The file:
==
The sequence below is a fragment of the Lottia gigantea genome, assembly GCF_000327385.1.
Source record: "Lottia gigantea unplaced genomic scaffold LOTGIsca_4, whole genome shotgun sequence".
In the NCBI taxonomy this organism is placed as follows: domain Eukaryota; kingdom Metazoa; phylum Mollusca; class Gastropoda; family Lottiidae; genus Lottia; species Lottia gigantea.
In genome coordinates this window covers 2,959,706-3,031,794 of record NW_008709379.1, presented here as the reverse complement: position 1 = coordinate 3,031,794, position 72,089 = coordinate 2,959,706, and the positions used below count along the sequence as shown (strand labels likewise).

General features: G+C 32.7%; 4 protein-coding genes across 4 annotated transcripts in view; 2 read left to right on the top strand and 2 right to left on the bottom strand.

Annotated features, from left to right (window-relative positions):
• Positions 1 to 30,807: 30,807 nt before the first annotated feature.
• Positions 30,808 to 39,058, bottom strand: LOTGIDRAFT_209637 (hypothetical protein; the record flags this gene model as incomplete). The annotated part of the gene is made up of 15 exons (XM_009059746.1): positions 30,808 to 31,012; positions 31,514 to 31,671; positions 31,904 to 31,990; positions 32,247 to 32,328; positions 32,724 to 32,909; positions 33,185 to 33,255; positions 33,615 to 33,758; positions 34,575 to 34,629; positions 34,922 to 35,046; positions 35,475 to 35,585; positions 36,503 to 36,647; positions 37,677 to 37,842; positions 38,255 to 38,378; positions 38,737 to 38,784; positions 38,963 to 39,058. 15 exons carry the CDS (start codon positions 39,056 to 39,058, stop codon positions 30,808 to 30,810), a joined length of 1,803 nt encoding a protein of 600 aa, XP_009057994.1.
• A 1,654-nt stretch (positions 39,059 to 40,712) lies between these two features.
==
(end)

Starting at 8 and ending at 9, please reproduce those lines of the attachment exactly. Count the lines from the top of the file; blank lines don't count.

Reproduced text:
• Positions 30,808 to 39,058, bottom strand: LOTGIDRAFT_209637 (hypothetical protein; the record flags this gene model as incomplete). The annotated part of the gene is made up of 15 exons (XM_009059746.1): positions 30,808 to 31,012; positions 31,514 to 31,671; positions 31,904 to 31,990; positions 32,247 to 32,328; positions 32,724 to 32,909; positions 33,185 to 33,255; positions 33,615 to 33,758; positions 34,575 to 34,629; positions 34,922 to 35,046; positions 35,475 to 35,585; positions 36,503 to 36,647; positions 37,677 to 37,842; positions 38,255 to 38,378; positions 38,737 to 38,784; positions 38,963 to 39,058. 15 exons carry the CDS (start codon positions 39,056 to 39,058, stop codon positions 30,808 to 30,810), a joined length of 1,803 nt encoding a protein of 600 aa, XP_009057994.1.
• A 1,654-nt stretch (positions 39,059 to 40,712) lies between these two features.